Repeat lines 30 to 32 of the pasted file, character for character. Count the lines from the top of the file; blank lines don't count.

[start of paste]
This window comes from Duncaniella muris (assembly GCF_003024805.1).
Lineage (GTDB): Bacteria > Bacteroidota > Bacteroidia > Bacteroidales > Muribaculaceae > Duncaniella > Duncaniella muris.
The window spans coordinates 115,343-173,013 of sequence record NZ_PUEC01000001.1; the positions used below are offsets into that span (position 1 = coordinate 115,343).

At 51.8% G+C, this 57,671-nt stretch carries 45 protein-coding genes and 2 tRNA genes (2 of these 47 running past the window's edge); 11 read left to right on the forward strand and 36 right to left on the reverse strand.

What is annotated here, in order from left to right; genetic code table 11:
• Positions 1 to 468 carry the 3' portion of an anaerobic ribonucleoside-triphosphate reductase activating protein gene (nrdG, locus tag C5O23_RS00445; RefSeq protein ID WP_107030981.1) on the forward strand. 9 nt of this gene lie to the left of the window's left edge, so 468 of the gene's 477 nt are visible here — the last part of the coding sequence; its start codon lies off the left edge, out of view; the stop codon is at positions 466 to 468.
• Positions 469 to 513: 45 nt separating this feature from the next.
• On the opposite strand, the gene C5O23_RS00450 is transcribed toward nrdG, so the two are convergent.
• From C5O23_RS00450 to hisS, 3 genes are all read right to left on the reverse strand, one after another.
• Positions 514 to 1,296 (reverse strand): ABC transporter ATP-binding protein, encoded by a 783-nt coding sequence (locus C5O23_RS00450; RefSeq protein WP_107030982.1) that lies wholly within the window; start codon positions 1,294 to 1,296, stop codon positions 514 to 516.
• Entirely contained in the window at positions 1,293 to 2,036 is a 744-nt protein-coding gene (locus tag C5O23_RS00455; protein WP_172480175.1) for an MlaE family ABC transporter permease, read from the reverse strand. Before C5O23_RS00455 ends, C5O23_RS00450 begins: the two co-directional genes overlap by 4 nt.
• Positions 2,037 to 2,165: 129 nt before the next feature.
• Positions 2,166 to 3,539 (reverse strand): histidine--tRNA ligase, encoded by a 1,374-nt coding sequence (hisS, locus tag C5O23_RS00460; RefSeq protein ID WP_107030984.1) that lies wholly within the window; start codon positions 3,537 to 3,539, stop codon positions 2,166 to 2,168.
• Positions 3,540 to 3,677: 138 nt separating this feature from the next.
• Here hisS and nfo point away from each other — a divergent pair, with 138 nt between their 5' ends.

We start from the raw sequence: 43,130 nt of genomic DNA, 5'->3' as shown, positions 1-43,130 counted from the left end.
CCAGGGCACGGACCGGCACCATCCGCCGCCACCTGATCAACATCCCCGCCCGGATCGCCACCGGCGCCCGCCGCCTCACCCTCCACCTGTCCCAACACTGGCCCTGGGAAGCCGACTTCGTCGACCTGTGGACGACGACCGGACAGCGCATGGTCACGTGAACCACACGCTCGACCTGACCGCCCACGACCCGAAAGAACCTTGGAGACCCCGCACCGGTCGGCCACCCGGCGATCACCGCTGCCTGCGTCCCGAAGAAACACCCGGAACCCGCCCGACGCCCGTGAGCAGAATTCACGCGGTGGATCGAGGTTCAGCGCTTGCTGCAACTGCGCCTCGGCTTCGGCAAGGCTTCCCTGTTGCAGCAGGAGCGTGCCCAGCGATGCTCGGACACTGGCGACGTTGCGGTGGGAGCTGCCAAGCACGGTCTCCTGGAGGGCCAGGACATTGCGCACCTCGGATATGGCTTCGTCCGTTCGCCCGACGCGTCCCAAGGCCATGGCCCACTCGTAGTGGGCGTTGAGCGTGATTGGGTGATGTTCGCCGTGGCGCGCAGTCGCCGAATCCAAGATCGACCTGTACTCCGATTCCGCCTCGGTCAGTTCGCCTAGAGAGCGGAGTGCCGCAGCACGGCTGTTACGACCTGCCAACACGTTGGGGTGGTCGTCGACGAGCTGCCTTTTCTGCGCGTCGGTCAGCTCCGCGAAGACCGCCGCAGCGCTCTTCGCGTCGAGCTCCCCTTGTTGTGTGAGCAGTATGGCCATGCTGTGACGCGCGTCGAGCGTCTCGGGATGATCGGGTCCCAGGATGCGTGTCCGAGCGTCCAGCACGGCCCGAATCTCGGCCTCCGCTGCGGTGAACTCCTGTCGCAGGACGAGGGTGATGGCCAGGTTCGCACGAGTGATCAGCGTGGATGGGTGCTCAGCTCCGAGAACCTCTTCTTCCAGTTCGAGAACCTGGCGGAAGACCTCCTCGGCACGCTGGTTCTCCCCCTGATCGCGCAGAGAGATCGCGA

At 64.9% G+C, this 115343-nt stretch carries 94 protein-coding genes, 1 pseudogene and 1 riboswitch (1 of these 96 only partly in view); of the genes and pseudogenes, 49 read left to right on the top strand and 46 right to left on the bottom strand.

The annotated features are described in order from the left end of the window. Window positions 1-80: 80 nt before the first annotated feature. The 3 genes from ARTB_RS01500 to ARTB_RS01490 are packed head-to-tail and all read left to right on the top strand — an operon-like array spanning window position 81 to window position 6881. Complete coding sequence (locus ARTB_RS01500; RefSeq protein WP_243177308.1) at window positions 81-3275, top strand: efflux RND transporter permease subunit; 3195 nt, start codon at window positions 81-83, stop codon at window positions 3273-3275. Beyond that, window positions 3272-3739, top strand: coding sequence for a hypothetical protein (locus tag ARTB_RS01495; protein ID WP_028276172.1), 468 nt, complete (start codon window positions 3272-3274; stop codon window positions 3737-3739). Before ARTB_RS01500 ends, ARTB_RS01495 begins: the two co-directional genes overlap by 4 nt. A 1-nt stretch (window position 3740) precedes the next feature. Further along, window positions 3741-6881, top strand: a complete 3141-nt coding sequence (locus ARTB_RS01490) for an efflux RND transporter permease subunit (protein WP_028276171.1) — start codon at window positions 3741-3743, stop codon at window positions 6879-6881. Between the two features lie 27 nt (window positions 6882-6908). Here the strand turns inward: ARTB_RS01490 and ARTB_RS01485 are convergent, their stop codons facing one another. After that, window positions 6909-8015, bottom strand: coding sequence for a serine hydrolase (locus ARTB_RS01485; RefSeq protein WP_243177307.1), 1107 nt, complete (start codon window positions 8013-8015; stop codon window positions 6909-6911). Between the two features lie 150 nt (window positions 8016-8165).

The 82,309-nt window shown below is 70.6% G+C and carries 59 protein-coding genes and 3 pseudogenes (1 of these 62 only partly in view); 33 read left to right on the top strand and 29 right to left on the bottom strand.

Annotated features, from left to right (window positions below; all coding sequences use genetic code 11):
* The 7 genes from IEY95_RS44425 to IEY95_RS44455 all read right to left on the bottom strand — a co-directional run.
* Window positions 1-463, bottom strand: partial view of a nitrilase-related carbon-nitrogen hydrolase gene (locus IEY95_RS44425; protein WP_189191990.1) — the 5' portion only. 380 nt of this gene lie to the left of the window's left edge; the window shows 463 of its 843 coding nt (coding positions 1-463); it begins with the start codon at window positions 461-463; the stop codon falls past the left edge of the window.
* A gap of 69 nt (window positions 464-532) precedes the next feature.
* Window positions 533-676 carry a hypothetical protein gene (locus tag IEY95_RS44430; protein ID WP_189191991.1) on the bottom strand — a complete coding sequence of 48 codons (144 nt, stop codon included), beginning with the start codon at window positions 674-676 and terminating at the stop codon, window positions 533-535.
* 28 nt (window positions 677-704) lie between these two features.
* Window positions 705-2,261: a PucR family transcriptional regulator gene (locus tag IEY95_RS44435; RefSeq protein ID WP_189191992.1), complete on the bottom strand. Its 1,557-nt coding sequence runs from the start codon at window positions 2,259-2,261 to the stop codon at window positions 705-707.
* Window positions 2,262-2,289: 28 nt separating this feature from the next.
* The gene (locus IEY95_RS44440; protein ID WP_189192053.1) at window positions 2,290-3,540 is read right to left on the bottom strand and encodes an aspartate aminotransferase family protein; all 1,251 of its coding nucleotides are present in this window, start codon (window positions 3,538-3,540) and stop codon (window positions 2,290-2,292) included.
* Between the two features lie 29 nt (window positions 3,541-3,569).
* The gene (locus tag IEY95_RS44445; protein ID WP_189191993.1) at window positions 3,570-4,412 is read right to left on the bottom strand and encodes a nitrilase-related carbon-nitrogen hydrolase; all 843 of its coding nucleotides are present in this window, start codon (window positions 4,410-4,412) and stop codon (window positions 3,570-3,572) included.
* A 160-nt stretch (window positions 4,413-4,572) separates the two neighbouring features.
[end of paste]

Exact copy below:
* Between the two features lie 29 nt (window positions 3,541-3,569).
* The gene (locus tag IEY95_RS44445; protein ID WP_189191993.1) at window positions 3,570-4,412 is read right to left on the bottom strand and encodes a nitrilase-related carbon-nitrogen hydrolase; all 843 of its coding nucleotides are present in this window, start codon (window positions 4,410-4,412) and stop codon (window positions 3,570-3,572) included.
* A 160-nt stretch (window positions 4,413-4,572) separates the two neighbouring features.